JGSS minutes for meeting on August 2, 2015Mort Rumberg took the minutes for Susanne Levitsky who was not present. (Thanks, Mort!)President Victoria Fisch made several announcements concerning scheduling and various genealogical events. She noted that the JGSS will participate in the annual Food Faire on August 30. Volunteers are welcome.Mort provided a quick tour of his eight days in Israel for the 35th annual International Association of Jewish Genealogical Societies. He has a data stick with about two-dozen speaker handouts. The conference program was passed around and if people would like a copy of a conference presentation’s handout, email Mort and he will forward it (his email address is below). He noted that not all presentations had handouts. He said it was an incredible experience being there and would like to return and see the many other sights he missed.President Fisch introduced the speaker, Dr. Valerie Jordan, who spoke about Family Secrets and Genealogy – how genealogy may intentionally or accidentally uncover hidden family secrets.Dr. Jordan is a Ph.D. in Developmental Psychology, now retired. Born and raised in New York City, she came to California in 1977. She is a second generation American from Odessa (her maternal great-great grandmother), and from Bucharest (her maternal grandmother). She passed around photos of a very handsome couple (her grandmother and grandfather) and a family photo showing four generations.Valerie defined secrets as being an intentional concealment of information from others. The information can be shameful, painful, or harmful to others. She differentiated this from privacy, which she defined as a person not wanting to share information, but the information is not shameful, painful, or harmful. She also differentiated it from unknown or forgotten information or stories.When would you intentionally tell people of a family secret? These are some of the times: When they are “old” enough to handle the information; when a specific milestone or family event is reached and it is appropriate; when symptoms or distress becomes unmanageable and needs to be revealed.Secrets take many forms. Valerie discussed the following examples of secrets that families may not want revealed:Religious secrets – possible crypto or converso Jews in the family history.Biological secrets – she gave the example of Bobby Darin’s story where he was devastated when he discovered that his “sister” was actually his mother.Secret families – Charles Lindbergh had seven secret children.Political secrets – Perhaps someone in the family having, for example, a communist party background – “red” diaper babies, slavery secretsSecret affairsMental health secrets – such as suicide, addictions, mental illness, sexual orientation/identity, abuse, etc.Adoption secretsIncarceration secretsMilitary service secretsNext, Valerie discussed genograms. Genograms are charts or pictorial displays used in family therapy and medicine to gather family history, relationship patterns, stories and medical histories. It displays medical history and family stories in a creative and non-genealogical chart. The charts use symbols and terms to describe family members and their relationships and are used by many therapists. She provided examples of such charts using Martin Luther King, Jr.’s family and Bill Clinton’s family.Obviously these types of charts have advantages and disadvantages.Advantages include obtaining useful information in a collaberative and engaging manner; observing family patterns across generations; collecting stories of resilience and hardships; possibly uncovering toxic family secrets and unknown relationships.Disadvantages include providing too much detail; exposing secrets too soon; too much focus on the past; identifying relationships that a client or family member may not be ready for or even want to know. There can be little information available or too few relatives to ask.Genograms are different from genealogical family trees: vital statistics and absolutely correct data are not essential, since the focus of a genogram chart is on relationships and stories. However, these charts can be useful as an adjunct to family trees.Valerie discussed secrets within her own family, indicating that she had known the “story” her mother told her in 1967 about her maternal grandfather, but subsequently found out that her mother’s story was “wrong.” Research convinced her that her mother’s story was wrong, possibly hiding a secret. She used census data, naturalization documents, passport and travel documents, city directories, marriage certificates, and his obituary in a Marin County newspaper in May, 1962, to flesh out her family story. The information was displayed in a genogram. She is still looking for more details.This presentation was extraordinarily interesting and exceptional for the questions and audience participation it stimulated.Mort has a copy of her PowerPoint presentation and it is available upon request. Send an email to mortrumberg1@....Morton M. RumbergFrom Gary Mokotoff’s Avotaynu E-Zines:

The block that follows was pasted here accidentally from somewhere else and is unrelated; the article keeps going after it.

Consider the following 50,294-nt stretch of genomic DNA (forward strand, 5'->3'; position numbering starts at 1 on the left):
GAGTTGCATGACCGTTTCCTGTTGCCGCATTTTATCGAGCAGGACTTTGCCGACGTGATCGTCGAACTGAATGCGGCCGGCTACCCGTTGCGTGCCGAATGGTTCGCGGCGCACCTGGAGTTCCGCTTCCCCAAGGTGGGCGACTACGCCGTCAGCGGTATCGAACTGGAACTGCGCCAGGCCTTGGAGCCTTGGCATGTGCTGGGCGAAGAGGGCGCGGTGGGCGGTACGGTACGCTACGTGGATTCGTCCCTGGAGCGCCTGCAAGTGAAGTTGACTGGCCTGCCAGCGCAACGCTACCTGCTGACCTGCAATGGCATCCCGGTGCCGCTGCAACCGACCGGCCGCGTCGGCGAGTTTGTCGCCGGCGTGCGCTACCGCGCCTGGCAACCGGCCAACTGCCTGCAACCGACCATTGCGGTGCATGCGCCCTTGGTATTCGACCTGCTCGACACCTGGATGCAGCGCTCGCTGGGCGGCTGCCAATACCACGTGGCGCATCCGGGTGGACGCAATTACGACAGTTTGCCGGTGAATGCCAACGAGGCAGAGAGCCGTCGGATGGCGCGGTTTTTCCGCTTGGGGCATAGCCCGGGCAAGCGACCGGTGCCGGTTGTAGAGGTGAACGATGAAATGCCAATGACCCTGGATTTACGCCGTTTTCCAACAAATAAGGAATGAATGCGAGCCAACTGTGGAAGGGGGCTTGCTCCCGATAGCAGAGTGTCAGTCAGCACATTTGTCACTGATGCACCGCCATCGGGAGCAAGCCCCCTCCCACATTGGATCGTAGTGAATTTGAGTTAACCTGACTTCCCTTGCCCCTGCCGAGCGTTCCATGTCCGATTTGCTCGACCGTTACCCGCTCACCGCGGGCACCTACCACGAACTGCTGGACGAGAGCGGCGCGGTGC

New Website Identifies Victims of Disasters